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Microbiol Mol Biol Rev. 2000 Jun;64(2):412-34.

Type I restriction systems: sophisticated molecular machines (a legacy of Bertani and Weigle).

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Institute of Cell and Molecular Biology, University of Edinburgh, Edinburgh EH9 3JR, United Kingdom.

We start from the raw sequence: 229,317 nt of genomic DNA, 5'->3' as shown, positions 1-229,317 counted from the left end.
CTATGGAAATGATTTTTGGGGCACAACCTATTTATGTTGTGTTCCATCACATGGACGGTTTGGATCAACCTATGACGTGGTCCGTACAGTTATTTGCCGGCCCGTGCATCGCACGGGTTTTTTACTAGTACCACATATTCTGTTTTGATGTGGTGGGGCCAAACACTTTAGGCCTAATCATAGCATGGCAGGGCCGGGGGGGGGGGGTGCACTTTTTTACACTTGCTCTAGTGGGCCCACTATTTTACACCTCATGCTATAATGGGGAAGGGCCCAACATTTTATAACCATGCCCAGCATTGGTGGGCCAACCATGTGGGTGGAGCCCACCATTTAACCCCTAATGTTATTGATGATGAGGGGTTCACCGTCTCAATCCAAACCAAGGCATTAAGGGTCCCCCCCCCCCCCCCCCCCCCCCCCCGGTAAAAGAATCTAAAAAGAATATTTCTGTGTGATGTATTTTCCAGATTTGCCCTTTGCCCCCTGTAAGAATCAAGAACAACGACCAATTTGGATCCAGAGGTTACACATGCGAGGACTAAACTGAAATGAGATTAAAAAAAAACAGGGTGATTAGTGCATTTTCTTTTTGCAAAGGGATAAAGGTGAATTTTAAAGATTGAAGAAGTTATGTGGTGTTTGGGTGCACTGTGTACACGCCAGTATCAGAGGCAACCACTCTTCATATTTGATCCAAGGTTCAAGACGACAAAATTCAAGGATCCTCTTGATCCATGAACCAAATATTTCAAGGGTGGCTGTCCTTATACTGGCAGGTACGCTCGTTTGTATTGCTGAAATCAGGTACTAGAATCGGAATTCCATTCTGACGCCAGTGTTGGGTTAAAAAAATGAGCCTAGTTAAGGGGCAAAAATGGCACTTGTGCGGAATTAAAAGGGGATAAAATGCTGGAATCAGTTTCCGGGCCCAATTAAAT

Restriction enzymes are well known as reagents widely used by molecular biologists for genetic manipulation and analysis, but these reagents represent only one class (type II) of a wider range of enzymes that recognize specific nucleotide sequences in DNA molecules and detect the provenance of the DNA on the basis of specific modifications to their target sequence. Type I restriction and modification (R-M) systems are complex; a single multifunctional enzyme can respond to the modification state of its target sequence with the alternative activities of modification or restriction. In the absence of DNA modification, a type I R-M enzyme behaves like a molecular motor, translocating vast stretches of DNA towards itself before eventually breaking the DNA molecule. These sophisticated enzymes are the focus of this review, which will emphasize those aspects that give insights into more general problems of molecular and microbial biology. Current molecular experiments explore target recognition, intramolecular communication, and enzyme activities, including DNA translocation. Type I R-M systems are notable for their ability to evolve new specificities, even in laboratory cultures. This observation raises the important question of how bacteria protect their chromosomes from destruction by newly acquired restriction specifities. Recent experiments demonstrate proteolytic mechanisms by which cells avoid DNA breakage by a type I R-M system whenever their chromosomal DNA acquires unmodified target sequences. Finally, the review will reflect the present impact of genomic sequences on a field that has previously derived information almost exclusively from the analysis of bacteria commonly studied in the laboratory.

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